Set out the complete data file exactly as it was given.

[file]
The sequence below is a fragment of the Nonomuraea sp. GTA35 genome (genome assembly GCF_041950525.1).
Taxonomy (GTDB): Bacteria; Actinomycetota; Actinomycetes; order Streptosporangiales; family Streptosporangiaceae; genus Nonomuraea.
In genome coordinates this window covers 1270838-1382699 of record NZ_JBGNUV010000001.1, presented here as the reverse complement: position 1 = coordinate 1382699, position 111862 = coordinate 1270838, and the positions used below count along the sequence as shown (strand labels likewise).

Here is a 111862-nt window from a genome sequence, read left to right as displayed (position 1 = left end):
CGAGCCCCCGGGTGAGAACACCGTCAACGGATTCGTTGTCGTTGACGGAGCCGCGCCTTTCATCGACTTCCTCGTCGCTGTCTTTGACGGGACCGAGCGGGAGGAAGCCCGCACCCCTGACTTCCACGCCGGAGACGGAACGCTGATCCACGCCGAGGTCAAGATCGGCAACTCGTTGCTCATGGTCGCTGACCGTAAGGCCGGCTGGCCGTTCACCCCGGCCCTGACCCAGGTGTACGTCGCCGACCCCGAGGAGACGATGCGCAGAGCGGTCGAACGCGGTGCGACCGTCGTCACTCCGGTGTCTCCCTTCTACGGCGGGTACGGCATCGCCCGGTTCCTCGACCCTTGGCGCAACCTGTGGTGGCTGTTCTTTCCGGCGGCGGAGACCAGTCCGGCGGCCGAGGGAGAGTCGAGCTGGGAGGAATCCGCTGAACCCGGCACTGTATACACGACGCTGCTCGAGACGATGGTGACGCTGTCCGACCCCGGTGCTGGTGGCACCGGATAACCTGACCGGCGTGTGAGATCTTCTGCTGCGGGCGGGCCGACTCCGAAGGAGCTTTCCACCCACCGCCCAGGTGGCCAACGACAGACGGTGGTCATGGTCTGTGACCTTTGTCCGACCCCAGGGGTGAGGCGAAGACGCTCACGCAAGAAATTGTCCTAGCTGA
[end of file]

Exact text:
The sequence below is a fragment of the Nonomuraea sp. GTA35 genome (genome assembly GCF_041950525.1).
Taxonomy (GTDB): Bacteria; Actinomycetota; Actinomycetes; order Streptosporangiales; family Streptosporangiaceae; genus Nonomuraea.
In genome coordinates this window covers 1270838-1382699 of record NZ_JBGNUV010000001.1, presented here as the reverse complement: position 1 = coordinate 1382699, position 111862 = coordinate 1270838, and the positions used below count along the sequence as shown (strand labels likewise).

Here is a 111862-nt window from a genome sequence, read left to right as displayed (position 1 = left end):
CGAGCCCCCGGGTGAGAACACCGTCAACGGATTCGTTGTCGTTGACGGAGCCGCGCCTTTCATCGACTTCCTCGTCGCTGTCTTTGACGGGACCGAGCGGGAGGAAGCCCGCACCCCTGACTTCCACGCCGGAGACGGAACGCTGATCCACGCCGAGGTCAAGATCGGCAACTCGTTGCTCATGGTCGCTGACCGTAAGGCCGGCTGGCCGTTCACCCCGGCCCTGACCCAGGTGTACGTCGCCGACCCCGAGGAGACGATGCGCAGAGCGGTCGAACGCGGTGCGACCGTCGTCACTCCGGTGTCTCCCTTCTACGGCGGGTACGGCATCGCCCGGTTCCTCGACCCTTGGCGCAACCTGTGGTGGCTGTTCTTTCCGGCGGCGGAGACCAGTCCGGCGGCCGAGGGAGAGTCGAGCTGGGAGGAATCCGCTGAACCCGGCACTGTATACACGACGCTGCTCGAGACGATGGTGACGCTGTCCGACCCCGGTGCTGGTGGCACCGGATAACCTGACCGGCGTGTGAGATCTTCTGCTGCGGGCGGGCCGACTCCGAAGGAGCTTTCCACCCACCGCCCAGGTGGCCAACGACAGACGGTGGTCATGGTCTGTGACCTTTGTCCGACCCCAGGGGTGAGGCGAAGACGCTCACGCAAGAAATTGTCCTAGCTGA